10 Things That Are Saving My Life Right Now

Image result for life ring in waterEvery week I listen to one of my favorite podcasts (Sidenote: podcasts are one of the greatest inventions ever. Especially if you’re a stay at home mom who usually only hears other adults speaking between the hours of 5-9PM.). Each episode in the current series ends with the host asking that week’s guest a single question:

What is saving your life right now?

The guests answer’s range from the mundane to the profound, but it’s always interesting to hear what people consider significant. I’ve been thinking a lot about that question myself, but I can’t come up with a single answer. So instead, I’ll give you my list of 10 things that (really and truly) are saving my life right now:

  1. Preschool
    This year I have entered a new phase of my life, a phase that I have been greatly anticipating for quite some time now: The “All My Kids Are In School” Phase. With my youngest child entering preschool, we have ushered in a new era of Mommy-Freedom.  For any of you with multiple children–really, for any of you with any children–you understand the significance of this phase. Because not only are my children’s lives being enriched every day with education, but I get a break. Can I get a Halleluja?! Granted, by the time I drop all of my offspring off at their respective schools my “break” comes to a total of only about 3 hours per week. But 3 hours is 3 hours, and I’ll take it.
  2. My Stroller
    Over the course of the past 9 years since we’ve been toting around our babies, we’ve gone through approximately 597 bajillion strollers. We’ve had umbrella strollers and double strollers and snap-n-go strollers, and jogging strollers. So. Many. Strollers. So last spring when my trusty BOB started falling apart (Literally. Bolts and screws would fly off every time I opened the thing up.) I seriously debated just getting rid of strollers for good. My husband in his ever-present wisdom, however, convinced me to get one more stroller to pull us through to the finish line of toddler-hood. I reluctantly bought yet another stroller…and, boy, am I glad that I did. Every single afternoon I toss Hannah into that stroller with a snack (and, let’s be honest, her favorite “baby show” to watch on my phone) and I go out for a walk/jog/whatever. In this way, my stroller offers me freedom and, literally, a breath of fresh air.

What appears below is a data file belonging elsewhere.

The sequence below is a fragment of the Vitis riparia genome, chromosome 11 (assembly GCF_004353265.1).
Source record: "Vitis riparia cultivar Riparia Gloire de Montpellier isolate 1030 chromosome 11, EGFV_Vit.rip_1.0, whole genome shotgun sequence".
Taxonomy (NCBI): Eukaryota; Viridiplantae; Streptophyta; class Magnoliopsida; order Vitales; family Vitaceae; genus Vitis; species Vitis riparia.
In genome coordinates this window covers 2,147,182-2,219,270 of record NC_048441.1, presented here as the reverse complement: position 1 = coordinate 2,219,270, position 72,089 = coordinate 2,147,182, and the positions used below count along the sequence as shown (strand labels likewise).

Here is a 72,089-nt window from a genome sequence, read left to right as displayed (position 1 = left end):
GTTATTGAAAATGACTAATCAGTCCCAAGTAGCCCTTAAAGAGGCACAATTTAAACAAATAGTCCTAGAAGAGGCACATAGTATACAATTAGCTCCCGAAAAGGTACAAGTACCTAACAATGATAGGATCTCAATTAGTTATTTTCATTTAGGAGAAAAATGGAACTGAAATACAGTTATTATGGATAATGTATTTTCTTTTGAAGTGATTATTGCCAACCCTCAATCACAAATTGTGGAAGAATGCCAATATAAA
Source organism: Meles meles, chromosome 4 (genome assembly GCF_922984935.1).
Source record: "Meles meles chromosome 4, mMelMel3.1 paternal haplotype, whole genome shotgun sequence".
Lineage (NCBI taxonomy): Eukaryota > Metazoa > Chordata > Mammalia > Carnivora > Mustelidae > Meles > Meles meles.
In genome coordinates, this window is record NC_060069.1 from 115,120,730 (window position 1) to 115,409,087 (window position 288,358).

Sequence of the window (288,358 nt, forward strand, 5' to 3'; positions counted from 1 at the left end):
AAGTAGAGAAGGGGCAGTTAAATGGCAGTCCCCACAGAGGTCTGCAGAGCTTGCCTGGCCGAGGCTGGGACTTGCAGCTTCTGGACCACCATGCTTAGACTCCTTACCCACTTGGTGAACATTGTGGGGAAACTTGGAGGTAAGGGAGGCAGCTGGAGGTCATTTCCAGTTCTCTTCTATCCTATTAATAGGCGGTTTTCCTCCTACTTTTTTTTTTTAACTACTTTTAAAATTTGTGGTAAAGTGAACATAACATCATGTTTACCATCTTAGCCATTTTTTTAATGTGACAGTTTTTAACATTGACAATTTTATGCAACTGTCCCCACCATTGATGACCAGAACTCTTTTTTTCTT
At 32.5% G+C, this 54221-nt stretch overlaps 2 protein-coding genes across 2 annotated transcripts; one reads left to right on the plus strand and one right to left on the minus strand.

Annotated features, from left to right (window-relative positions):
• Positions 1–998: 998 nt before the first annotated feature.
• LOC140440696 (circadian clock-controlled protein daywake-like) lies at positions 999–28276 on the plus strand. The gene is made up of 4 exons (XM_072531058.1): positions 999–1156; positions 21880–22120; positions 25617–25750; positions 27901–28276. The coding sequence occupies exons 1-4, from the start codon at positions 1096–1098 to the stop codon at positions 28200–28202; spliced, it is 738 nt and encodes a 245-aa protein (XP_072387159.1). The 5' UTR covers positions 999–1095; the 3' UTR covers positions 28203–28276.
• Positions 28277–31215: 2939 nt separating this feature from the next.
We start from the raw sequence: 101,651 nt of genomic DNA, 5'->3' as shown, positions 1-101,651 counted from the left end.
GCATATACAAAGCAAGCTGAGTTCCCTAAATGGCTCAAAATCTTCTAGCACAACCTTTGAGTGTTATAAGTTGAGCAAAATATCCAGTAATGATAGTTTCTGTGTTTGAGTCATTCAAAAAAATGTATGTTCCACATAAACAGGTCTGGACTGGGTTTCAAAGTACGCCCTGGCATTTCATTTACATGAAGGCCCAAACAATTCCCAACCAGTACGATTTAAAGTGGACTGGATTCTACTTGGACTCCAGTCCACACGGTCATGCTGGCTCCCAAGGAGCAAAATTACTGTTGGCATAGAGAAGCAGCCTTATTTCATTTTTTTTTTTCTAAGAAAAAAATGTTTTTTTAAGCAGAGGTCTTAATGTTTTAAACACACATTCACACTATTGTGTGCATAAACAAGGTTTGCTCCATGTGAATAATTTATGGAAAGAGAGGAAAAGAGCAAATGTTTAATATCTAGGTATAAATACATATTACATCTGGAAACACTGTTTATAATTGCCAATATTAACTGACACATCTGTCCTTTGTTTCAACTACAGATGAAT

3. No
    This has already been an interesting school year for our family, and we’re only a few weeks into it. Some of the changes in our schedule and commitments have meant that I have to say no quite often. Sometimes I have to say no to really good things or things that I really want to do. But I’m learning to embrace that “no” is an acceptable answer. No allows me to keep my sanity, to be there for my family, and to focus on what is most important for me right now.
  4. Yoga Pants
    I made a decision quite some time ago that my comfort trumps fashion. As a result, I have relieved my wardrobe of pants with confining buttons and zippers. After all, what am I doing in my life that is so important that I can’t bring yoga pants along for the ride? Dropping the kids off at school: yoga pants. Taking my favorite stroller out for a walk: yoga pants. Steamy date night: yoga pants with a dress on top. I am yet to find a solution to life’s woes that is more appropriate than simply replacing jeans with yoga pants.